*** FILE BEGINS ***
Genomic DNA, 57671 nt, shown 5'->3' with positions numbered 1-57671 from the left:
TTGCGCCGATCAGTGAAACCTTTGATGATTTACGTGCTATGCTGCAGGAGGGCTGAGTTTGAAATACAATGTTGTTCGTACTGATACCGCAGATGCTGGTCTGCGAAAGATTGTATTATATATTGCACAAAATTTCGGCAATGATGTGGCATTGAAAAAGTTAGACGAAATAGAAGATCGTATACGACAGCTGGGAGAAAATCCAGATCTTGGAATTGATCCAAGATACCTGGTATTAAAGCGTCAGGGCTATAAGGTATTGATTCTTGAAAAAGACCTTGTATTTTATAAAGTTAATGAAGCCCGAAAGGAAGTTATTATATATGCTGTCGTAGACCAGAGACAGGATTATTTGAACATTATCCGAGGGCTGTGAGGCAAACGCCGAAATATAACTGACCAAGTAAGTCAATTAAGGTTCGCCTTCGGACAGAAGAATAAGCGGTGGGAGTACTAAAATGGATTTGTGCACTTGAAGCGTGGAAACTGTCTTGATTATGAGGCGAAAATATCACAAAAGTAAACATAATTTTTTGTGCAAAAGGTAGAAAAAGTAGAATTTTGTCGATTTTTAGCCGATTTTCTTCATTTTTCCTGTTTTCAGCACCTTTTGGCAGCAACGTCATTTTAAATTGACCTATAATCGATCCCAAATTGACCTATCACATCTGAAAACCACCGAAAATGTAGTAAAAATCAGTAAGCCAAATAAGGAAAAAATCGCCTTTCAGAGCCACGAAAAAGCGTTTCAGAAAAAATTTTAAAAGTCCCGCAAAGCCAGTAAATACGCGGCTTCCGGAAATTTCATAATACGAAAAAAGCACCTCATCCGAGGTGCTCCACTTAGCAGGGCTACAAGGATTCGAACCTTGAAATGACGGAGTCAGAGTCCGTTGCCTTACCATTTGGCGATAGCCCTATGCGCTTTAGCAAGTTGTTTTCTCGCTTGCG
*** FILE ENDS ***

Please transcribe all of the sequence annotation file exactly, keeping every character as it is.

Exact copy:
Genomic DNA, 57671 nt, shown 5'->3' with positions numbered 1-57671 from the left:
TTGCGCCGATCAGTGAAACCTTTGATGATTTACGTGCTATGCTGCAGGAGGGCTGAGTTTGAAATACAATGTTGTTCGTACTGATACCGCAGATGCTGGTCTGCGAAAGATTGTATTATATATTGCACAAAATTTCGGCAATGATGTGGCATTGAAAAAGTTAGACGAAATAGAAGATCGTATACGACAGCTGGGAGAAAATCCAGATCTTGGAATTGATCCAAGATACCTGGTATTAAAGCGTCAGGGCTATAAGGTATTGATTCTTGAAAAAGACCTTGTATTTTATAAAGTTAATGAAGCCCGAAAGGAAGTTATTATATATGCTGTCGTAGACCAGAGACAGGATTATTTGAACATTATCCGAGGGCTGTGAGGCAAACGCCGAAATATAACTGACCAAGTAAGTCAATTAAGGTTCGCCTTCGGACAGAAGAATAAGCGGTGGGAGTACTAAAATGGATTTGTGCACTTGAAGCGTGGAAACTGTCTTGATTATGAGGCGAAAATATCACAAAAGTAAACATAATTTTTTGTGCAAAAGGTAGAAAAAGTAGAATTTTGTCGATTTTTAGCCGATTTTCTTCATTTTTCCTGTTTTCAGCACCTTTTGGCAGCAACGTCATTTTAAATTGACCTATAATCGATCCCAAATTGACCTATCACATCTGAAAACCACCGAAAATGTAGTAAAAATCAGTAAGCCAAATAAGGAAAAAATCGCCTTTCAGAGCCACGAAAAAGCGTTTCAGAAAAAATTTTAAAAGTCCCGCAAAGCCAGTAAATACGCGGCTTCCGGAAATTTCATAATACGAAAAAAGCACCTCATCCGAGGTGCTCCACTTAGCAGGGCTACAAGGATTCGAACCTTGAAATGACGGAGTCAGAGTCCGTTGCCTTACCATTTGGCGATAGCCCTATGCGCTTTAGCAAGTTGTTTTCTCGCTTGCG